The Andy Kim/Neil Diamond Connection
Twins Separated at Birth?

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You may be wondering, Who the heck is Andy Kim, and why should I care?

Well, here's my story. A co-worker of mine was riding in my car as we were going out to lunch. I had my "bubblegum" tape in the tape player, with such teeny-bopper greats as The Bay City Rollers, Leif Garrett, The Sweet, Shawn Cassidy and Andy Gibb. I had also put Andy Kim's "Rock Me Gently" on the tape, because I thought it was so humorous, with that bubblegum chorus and cheesy synth burbling away in the background. So, when that song came on, my co-worker exclaimed "Neil Diamond!" and insisted that it was Neil. I snickered a little. But then, the topic of "Rock Me Gently" kept coming up among Neil Diamond fans. So I decided to do some research and started asking around. There's an amazing number of parallels between Andy and his career and Neil's (intentionally or not).

Finally, I had to come to the conclusion: Neil Diamond and Andy Kim are twins separated at birth!

The Evidence:
Neil Diamond
Andy Kim
Got his start writing hit singles for other artists, namely the pre-fab TV group, The Monkees, who took "I'm a Believer" to #1 on the charts. Another Neil-penned single, "A Little Bit Me, A Little Bit You" was a #2 hit. Andy Kim co-wrote (with Jeff Barry) the Archies' #1 hit single, "Sugar, Sugar" and Top 10 hit "Jingle Jangle". The Archies were a non-existent group associated with a TV cartoon show. 
New York-born Neil had no interest in working in his father's dry goods store. Instead, he had early aspirations of becoming a songwriter as a teenager. When he was 16, Montreal-born Andy arrived in New York with dreams of becoming a songwriter, partially as a way of getting out of the family grocery business.
Jeff Barry and his (then) wife, Ellie Greenwich had been pivotal in getting Neil a recording contract for Bang Records, and had produced Neil's albums on Bang from 1966-1968. Andy Kim's earliest hit records on the Steed label around 1968 were produced by Jeff Barry. Neil and Jeff had recently parted company, so maybe Jeff was looking for a "new" Neil Diamond.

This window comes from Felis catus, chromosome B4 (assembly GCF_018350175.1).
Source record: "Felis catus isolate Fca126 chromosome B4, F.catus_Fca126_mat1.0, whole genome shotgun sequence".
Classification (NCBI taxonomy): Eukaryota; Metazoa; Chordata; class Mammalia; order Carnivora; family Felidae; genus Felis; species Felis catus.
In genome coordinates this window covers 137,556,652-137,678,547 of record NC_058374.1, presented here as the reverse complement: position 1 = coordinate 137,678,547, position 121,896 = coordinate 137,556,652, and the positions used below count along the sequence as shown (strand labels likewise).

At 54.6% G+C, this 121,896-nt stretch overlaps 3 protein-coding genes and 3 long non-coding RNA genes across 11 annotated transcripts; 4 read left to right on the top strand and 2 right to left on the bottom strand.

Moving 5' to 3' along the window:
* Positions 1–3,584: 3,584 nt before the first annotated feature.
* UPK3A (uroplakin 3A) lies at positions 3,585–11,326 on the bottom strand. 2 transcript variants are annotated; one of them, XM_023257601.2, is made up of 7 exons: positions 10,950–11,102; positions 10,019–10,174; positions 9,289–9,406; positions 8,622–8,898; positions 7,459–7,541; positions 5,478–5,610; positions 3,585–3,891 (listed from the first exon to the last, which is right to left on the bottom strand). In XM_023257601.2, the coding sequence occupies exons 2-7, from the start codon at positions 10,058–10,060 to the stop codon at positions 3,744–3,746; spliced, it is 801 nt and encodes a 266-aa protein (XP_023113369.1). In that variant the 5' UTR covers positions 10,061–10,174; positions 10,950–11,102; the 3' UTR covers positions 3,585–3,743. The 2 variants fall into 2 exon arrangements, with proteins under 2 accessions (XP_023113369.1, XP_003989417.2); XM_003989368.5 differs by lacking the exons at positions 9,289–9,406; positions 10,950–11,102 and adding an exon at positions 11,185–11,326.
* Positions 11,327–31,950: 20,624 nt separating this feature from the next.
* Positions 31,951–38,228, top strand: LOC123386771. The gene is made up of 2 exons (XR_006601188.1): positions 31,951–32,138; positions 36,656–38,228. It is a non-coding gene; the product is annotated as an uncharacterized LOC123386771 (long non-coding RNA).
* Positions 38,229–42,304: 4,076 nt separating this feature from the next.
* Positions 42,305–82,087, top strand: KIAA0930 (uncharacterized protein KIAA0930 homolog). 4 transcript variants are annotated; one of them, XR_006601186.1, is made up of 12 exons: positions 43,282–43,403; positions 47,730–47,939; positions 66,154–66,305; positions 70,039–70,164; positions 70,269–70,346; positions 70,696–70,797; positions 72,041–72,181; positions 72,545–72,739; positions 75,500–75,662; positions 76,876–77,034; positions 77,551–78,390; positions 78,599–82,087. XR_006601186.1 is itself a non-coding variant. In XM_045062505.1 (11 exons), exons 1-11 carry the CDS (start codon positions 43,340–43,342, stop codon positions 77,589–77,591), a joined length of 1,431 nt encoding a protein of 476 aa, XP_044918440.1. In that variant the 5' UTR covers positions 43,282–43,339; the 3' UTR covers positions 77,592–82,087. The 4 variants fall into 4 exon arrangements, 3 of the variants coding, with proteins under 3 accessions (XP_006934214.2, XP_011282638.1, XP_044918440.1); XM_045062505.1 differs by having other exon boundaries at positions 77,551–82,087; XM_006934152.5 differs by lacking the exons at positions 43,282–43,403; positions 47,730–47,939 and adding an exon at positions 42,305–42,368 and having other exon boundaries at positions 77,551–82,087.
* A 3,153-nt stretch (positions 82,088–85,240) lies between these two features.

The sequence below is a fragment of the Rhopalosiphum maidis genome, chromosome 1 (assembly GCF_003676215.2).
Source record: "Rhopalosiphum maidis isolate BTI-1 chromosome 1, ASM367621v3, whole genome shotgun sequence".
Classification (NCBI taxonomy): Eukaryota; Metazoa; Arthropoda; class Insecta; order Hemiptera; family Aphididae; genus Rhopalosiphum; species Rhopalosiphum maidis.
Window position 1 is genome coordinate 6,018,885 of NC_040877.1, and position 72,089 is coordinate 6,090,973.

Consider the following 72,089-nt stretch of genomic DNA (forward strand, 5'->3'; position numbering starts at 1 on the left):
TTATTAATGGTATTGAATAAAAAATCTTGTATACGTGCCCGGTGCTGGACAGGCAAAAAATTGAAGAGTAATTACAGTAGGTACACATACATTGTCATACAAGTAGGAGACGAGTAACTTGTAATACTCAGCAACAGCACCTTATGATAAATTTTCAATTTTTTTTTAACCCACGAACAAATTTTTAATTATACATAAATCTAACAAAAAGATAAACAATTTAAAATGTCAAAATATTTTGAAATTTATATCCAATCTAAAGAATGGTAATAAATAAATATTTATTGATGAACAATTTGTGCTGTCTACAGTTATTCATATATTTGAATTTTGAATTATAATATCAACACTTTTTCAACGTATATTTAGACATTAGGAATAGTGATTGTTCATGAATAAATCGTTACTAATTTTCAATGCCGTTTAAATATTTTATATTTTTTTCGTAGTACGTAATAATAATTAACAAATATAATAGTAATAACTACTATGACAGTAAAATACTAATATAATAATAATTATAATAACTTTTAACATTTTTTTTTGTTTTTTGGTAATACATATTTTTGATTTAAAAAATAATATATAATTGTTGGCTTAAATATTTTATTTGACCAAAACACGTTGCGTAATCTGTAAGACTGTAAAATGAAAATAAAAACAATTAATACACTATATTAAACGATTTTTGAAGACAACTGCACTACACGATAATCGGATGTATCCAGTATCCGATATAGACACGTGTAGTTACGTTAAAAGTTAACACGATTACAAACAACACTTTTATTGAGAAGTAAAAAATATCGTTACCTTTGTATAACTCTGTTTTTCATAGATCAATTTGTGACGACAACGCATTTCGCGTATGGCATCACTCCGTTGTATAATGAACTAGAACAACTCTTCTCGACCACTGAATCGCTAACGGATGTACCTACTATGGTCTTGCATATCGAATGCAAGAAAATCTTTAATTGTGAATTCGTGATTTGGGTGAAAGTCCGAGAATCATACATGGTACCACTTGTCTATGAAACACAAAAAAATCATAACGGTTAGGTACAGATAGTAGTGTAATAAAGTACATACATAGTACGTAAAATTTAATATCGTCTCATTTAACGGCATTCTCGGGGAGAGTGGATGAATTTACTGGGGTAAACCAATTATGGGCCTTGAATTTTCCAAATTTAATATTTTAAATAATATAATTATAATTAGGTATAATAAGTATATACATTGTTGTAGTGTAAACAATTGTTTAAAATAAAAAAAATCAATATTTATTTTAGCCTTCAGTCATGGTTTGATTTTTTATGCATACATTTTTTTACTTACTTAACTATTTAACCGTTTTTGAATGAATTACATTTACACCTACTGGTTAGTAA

Brooks Arthur was the engineer for most of Neil's Bang period, and was also the engineer on Neil's first session for Uni Records, the single "Brooklyn Roads". Brooks Arthur was the engineer for Andy Kim's first Jeff Barry-produced album, How'd We Ever Get This Way on Steed Records.
Neil took a well-publicized (and unhip) anti-drug stance in the late 1960s. He tried to form an organization called Performers Against Drugs (PAD), which proved to be unpopular. Even his own band members refused to be involved! And he did the song "The Pot Smoker's Song" on his album Velvet Gloves and Spit. This song was supposed to be a serious attempt at turning people against drug use, but it ended up being seen as a parody. Andy Kim did a song called "Rainbow Ride", which was released as a single in 1968 or 1969. This is an anti-drug song.
Neil's legendary hit "Sweet Caroline" was arranged by Charles Calello (a former member of the Four Seasons, who'd also produced and arranged Laura Nyro albums). Calello's involvement in "Sweet Caroline" is usually not mentioned on albums, but appears on the 45 RPM record. Charles Calello did the orchestrations for Andy Kim's 1970 single, "A Friend In the City". 
As you can see, Neil had written hits for The Monkees during their ascendancy in 1966. Another of his songs, "Look Out, Here Comes Tomorrow" was extremely popular on the TV show. Andy Kim (with Jeff Barry) had written songs for The Monkees on their last Colgems album, Changes (1970). This album, however, was made during The Monkees' rapid descent when only Dolenz and Jones were in the group.
Neil Diamond and Andy Kim played together on the same bill at the Salt Palace in Salt Lake City on Oct. 4, 1969. Neil was the headliner. 
Upon Neil's departure from Bang, he signed on to the Uni Records label, an offshoot of MCA records. Neil's tenure on Uni lasted from 1968-1972 and produced an impressive number of hit singles and albums. Most of the orchestrations on Neil's Uni albums were done by conductor/arranger Lee Holdridge. Andy Kim signed with the Uni label in late 1972, at just around the same time that Neil left that label. One of his Uni releases, "Love The Poor Boy" did get some radio airplay, but he did not have any hits on that label. His album, Andy Kim (Uni 73137) appears to have been released right after Neil's Moods. The string arrangements on that album were done by Lee Holdridge.